Is it really possible to travel like a Pharaoh from “The Mother of the World” to “The Hassle Capital of the World”? Your Egyptian adventure begins here!
Cairo will be almost everybody’s first introduction to Egypt (unless you’re here to lay on the beach). Whether you will enjoy Cairo or not is up for debate; I guess it will depend on your tolerance levels and your capability to adjust to different cultures. While it is true that the Pyramids of Giza are close by, Cairo itself is somewhat short of major tourist attractions. Yet a couple of nights here is perhaps all it takes to appreciate and understand the Egyptian way of life. Walk around Khan el-Khalili markets, try some local street food, visit a mosque or two, and then prepare yourself for that journey down south to Luxor – which is probably the city most people most associate with Egypt anyway!
Road transport is not recommended between Cairo and Luxor as it is a whopping 419 miles as the crow flies! Although driving time between the two cities can be anything between 6-8 hours, depending on traffic (and there’s a lot of traffic in Egypt, especially you’ll find in the first half of the journey!), it is actually no longer than to travel by train, which although supposedly faster, still takes up to 9 hours anyway! Most tourist guides will advise you to travel by train, as this is considered cheaper and safer, although some travellers enjoy car travel, so using a taxi (or private vehicle) to get from Cairo to Luxor is always an option. In addition, there will be PLENTY of tour companies using their buses to get tourists from A to B! There used to be convoys for road travel between Cairo and Luxor, and this was for the safety of the tourists, although over the past few years, these convoys have been deemed no longer necessary.
As always with Egypt, there are some important pointers to remember when hailing a taxi. Firstly, ALWAYS agree a price BEFORE you get in the taxi, and ask for the driver to use the meter if he has one (not all taxis in Egypt have meters – wonder why?). Secondly, try to give the driver the EXACT amount through the window when you arrive in Luxor, then make sure you have your belongings with you before you get out of the taxi. Thirdly, don’t expect to get any change…
Train travel in Egypt is relatively simple and purchasing tickets is easy. Usually, there are 4 different cabin classes from which to choose: Deluxe Overnight Sleeper, Daytime Air-Conditioned Train, Night time Air-Conditioned Train, and then the slow local trains (NOT RECOMMENDED FOR TOURISTS!) which don’t even have air-con and take around 12 hours to make the journey! When purchasing tickets at Cairo Main Station, just make sure you join the right queue, as there are ticket windows for each cabin class, and if you join the wrong one, you will be sent to the back of the queue to start all over again!
It will cost around USD$100 for a deluxe overnight sleeper cabin, although for single travellers there is a slight “tax” for this privilege and it will cost an additional $20. A regular seat on the overnight train will set you back $31. It will cost $17 (first class) or $8 (second class) to use the air-conditioned trains from Cairo to Luxor. Even though it is more expensive, I would really recommend the overnight sleeper, as you can arrive in Luxor in the morning and head straight for your hotel. This journey overnight takes around 9 hours and saves on accommodation fees as you won’t need a hotel for that night as you’re on the train! All fares can be paid in Egyptian Pounds, apart from the Deluxe Overnight Sleeper, which can be only be paid for in foreign currency (actually only in USD or GBP, as of January, 2016).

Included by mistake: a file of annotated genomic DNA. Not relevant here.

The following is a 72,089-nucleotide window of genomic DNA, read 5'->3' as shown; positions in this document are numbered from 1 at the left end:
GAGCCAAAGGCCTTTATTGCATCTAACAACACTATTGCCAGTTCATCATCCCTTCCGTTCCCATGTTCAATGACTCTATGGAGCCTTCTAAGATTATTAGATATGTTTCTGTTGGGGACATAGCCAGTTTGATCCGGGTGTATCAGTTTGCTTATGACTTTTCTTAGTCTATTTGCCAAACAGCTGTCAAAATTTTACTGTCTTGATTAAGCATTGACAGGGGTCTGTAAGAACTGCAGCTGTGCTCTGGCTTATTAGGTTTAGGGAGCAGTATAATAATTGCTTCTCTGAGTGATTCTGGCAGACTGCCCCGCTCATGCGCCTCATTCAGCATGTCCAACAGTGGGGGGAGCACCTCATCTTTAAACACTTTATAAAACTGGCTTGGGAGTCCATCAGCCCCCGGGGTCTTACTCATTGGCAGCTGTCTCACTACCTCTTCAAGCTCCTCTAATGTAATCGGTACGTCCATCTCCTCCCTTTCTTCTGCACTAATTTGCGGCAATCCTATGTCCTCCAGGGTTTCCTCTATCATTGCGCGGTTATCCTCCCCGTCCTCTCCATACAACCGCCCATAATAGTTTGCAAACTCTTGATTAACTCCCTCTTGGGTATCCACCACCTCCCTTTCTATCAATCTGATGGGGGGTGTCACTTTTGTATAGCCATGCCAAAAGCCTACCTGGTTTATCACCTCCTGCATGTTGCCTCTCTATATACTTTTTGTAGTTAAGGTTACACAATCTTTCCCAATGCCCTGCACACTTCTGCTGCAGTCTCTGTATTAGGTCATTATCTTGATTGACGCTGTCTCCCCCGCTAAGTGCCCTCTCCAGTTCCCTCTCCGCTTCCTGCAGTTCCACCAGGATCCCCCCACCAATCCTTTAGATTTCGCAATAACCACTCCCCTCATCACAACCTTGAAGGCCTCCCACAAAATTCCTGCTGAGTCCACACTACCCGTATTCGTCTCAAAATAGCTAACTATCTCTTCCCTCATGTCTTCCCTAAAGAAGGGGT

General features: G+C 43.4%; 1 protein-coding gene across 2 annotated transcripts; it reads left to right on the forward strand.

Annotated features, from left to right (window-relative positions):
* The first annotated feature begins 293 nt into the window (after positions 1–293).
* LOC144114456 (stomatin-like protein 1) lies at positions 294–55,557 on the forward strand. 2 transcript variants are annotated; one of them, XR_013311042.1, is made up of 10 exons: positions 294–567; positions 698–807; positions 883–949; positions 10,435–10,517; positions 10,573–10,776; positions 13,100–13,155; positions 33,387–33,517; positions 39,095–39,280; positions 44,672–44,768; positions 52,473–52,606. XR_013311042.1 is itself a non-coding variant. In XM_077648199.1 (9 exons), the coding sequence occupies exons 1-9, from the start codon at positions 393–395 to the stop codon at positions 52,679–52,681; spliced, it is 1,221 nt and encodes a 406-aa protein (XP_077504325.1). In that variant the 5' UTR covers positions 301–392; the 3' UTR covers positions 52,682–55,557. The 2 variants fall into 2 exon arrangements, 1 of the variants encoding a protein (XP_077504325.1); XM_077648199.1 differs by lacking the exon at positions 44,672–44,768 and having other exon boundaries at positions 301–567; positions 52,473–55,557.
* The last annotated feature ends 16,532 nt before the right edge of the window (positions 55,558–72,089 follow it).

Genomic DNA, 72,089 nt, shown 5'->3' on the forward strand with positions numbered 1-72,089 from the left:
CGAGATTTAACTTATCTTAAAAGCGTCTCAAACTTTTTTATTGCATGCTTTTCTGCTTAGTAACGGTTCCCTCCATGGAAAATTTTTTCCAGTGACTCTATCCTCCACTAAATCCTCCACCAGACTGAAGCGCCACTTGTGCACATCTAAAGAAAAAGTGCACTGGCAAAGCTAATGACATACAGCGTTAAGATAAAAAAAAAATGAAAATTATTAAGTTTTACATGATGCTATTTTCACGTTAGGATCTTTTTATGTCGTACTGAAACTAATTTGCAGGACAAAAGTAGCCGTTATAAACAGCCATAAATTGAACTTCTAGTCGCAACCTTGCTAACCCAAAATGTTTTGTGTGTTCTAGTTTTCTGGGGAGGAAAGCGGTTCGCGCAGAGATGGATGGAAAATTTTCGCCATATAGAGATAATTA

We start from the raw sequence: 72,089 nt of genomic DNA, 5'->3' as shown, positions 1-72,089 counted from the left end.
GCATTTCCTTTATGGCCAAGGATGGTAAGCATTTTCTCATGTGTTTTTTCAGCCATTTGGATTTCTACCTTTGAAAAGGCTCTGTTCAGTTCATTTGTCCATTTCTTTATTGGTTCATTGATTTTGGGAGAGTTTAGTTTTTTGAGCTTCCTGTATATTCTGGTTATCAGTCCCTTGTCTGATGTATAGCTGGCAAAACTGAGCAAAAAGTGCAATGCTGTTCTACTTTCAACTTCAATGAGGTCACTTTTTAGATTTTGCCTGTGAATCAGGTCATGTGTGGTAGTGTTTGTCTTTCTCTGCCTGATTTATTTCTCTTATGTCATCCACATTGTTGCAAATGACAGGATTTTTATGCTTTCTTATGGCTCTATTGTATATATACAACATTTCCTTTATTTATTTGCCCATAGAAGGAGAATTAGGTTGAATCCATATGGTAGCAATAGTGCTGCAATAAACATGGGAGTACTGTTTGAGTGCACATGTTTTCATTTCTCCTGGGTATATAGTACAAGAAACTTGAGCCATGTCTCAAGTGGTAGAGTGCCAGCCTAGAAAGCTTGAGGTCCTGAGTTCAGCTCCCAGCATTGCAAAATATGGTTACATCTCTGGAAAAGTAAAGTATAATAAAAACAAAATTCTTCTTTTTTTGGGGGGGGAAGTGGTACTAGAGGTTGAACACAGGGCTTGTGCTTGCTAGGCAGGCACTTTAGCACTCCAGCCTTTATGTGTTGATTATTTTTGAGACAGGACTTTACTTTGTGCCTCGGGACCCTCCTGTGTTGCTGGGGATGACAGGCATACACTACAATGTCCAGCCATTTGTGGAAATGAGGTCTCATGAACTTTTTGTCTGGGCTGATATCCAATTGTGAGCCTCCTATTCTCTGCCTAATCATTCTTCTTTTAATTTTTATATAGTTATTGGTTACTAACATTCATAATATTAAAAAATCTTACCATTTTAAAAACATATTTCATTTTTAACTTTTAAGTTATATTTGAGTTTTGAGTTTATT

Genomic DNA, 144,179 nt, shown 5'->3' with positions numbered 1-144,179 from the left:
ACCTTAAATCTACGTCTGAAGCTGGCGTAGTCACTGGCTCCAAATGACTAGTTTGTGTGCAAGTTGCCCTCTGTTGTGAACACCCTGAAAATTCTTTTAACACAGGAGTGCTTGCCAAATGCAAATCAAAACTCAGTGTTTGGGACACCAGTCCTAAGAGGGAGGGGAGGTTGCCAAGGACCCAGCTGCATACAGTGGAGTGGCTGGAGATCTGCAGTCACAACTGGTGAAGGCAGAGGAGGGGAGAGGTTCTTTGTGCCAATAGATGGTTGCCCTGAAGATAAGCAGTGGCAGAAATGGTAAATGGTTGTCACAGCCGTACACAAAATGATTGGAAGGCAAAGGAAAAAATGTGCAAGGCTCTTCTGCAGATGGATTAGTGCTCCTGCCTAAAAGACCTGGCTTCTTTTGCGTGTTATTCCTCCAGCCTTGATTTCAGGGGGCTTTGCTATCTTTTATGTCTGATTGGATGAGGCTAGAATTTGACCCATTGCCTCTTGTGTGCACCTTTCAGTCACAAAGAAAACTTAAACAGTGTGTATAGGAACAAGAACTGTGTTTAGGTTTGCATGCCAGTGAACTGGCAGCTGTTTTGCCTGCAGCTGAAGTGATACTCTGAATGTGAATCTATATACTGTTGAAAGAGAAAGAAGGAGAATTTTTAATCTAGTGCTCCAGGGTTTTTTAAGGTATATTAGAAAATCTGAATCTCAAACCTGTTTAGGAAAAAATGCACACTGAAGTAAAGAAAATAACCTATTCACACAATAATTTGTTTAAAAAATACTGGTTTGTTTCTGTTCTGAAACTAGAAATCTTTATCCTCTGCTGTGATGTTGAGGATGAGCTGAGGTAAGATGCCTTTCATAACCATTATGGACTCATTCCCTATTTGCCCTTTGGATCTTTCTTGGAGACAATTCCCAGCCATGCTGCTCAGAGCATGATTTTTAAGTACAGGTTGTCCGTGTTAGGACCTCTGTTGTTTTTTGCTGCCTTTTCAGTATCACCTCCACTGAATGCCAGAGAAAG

After a 15 year hiatus, the Nile has been reopened to tourist cruises between Cairo and Luxor. Since 2001, there were concerns about the safety of the water, but now things have improved and many cruise companies now offer tours from the Egyptian capital to the historic city of Luxor (and even as far south as Aswan) for a variety of budgets. It must said, however, that river transport has historically never been the cheapest method of getting to Luxor from Cairo, and I don’t think there are any regular “water taxi” services (not surprising, considering the distance between the two cities). Bearing this in mind, then, you will need to find a good tour operator of cruise company who will sail you down the Nile. It’s a fantastic way to enjoy the river and it is a much, much more scenic way of travel than by taxi or train!
Luxor is an incredible open air museum and is the premier travel destination in the Nile Valley. Luxor has much for travellers to enjoy, such as vast temples, ancient royal tombs, spectacular desert and river scenery, and a bustling modern life. In summer 2015, a suicide bomber blew himself up in front of tourists at the Temple of Karnak, which underlines the horrible world we live in nowadays, so you should be vigilant when in Luxor; seek advice from your hotel or hostel (or tour operator) and avoid any large gatherings and crowded marketplaces (easier said than done in Egypt, I know!).
The main sights in Luxor are the aforementioned Temple of Karnak (which is actually the largest temple complex in the entire world, believe it or not), as well as Luxor Temple, the Valley of the Kings, the Ramesseum, and one of my own personal favourites Tutankhamun’s Tomb. For all serious travellers, therefore, a trip to Luxor is simply a MUST to cross off of the bucket list and is provides a nice contrast to the hustle and bustle of Cairo where you started your trip!
When it’s time to head back to Cairo, bear in mind that – for some reason – travel (especially by road) is always more expensive when departing Luxor compared to when departing Cairo. I am told this is true for Egyptians too, not just for tourists. So when they say Luxor is the “Hassle Capital of the World”, it seems they really mean it!